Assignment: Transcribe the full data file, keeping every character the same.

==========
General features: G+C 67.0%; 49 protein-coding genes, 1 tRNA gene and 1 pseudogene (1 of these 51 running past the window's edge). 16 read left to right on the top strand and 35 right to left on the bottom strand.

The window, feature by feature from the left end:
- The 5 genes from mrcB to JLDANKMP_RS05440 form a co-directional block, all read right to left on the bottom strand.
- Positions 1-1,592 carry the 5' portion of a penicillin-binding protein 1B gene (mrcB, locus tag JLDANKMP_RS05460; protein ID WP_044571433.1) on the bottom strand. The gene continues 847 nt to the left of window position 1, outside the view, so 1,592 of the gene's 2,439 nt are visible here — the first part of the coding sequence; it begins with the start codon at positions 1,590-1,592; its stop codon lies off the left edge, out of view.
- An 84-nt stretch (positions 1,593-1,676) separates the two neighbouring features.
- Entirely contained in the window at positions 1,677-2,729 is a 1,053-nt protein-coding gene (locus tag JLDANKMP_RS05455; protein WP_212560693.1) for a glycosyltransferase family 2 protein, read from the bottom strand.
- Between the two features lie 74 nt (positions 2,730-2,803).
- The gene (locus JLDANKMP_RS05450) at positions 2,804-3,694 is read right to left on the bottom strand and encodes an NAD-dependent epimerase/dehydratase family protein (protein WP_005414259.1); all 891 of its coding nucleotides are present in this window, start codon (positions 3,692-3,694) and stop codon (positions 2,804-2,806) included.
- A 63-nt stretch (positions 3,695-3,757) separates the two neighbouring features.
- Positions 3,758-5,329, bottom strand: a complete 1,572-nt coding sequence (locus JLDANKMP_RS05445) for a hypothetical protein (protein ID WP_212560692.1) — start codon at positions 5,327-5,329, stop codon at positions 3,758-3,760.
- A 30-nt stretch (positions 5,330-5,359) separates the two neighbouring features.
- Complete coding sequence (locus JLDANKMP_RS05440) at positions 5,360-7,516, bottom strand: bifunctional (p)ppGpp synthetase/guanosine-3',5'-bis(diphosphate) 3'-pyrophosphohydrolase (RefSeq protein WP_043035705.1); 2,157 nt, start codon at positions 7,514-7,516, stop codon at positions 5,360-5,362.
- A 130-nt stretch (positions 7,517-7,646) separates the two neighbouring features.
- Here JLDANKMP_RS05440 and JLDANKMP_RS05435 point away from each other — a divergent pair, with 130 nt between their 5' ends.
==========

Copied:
General features: G+C 67.0%; 49 protein-coding genes, 1 tRNA gene and 1 pseudogene (1 of these 51 running past the window's edge). 16 read left to right on the top strand and 35 right to left on the bottom strand.

The window, feature by feature from the left end:
- The 5 genes from mrcB to JLDANKMP_RS05440 form a co-directional block, all read right to left on the bottom strand.
- Positions 1-1,592 carry the 5' portion of a penicillin-binding protein 1B gene (mrcB, locus tag JLDANKMP_RS05460; protein ID WP_044571433.1) on the bottom strand. The gene continues 847 nt to the left of window position 1, outside the view, so 1,592 of the gene's 2,439 nt are visible here — the first part of the coding sequence; it begins with the start codon at positions 1,590-1,592; its stop codon lies off the left edge, out of view.
- An 84-nt stretch (positions 1,593-1,676) separates the two neighbouring features.
- Entirely contained in the window at positions 1,677-2,729 is a 1,053-nt protein-coding gene (locus tag JLDANKMP_RS05455; protein WP_212560693.1) for a glycosyltransferase family 2 protein, read from the bottom strand.
- Between the two features lie 74 nt (positions 2,730-2,803).
- The gene (locus JLDANKMP_RS05450) at positions 2,804-3,694 is read right to left on the bottom strand and encodes an NAD-dependent epimerase/dehydratase family protein (protein WP_005414259.1); all 891 of its coding nucleotides are present in this window, start codon (positions 3,692-3,694) and stop codon (positions 2,804-2,806) included.
- A 63-nt stretch (positions 3,695-3,757) separates the two neighbouring features.
- Positions 3,758-5,329, bottom strand: a complete 1,572-nt coding sequence (locus JLDANKMP_RS05445) for a hypothetical protein (protein ID WP_212560692.1) — start codon at positions 5,327-5,329, stop codon at positions 3,758-3,760.
- A 30-nt stretch (positions 5,330-5,359) separates the two neighbouring features.
- Complete coding sequence (locus JLDANKMP_RS05440) at positions 5,360-7,516, bottom strand: bifunctional (p)ppGpp synthetase/guanosine-3',5'-bis(diphosphate) 3'-pyrophosphohydrolase (RefSeq protein WP_043035705.1); 2,157 nt, start codon at positions 7,514-7,516, stop codon at positions 5,360-5,362.
- A 130-nt stretch (positions 7,517-7,646) separates the two neighbouring features.
- Here JLDANKMP_RS05440 and JLDANKMP_RS05435 point away from each other — a divergent pair, with 130 nt between their 5' ends.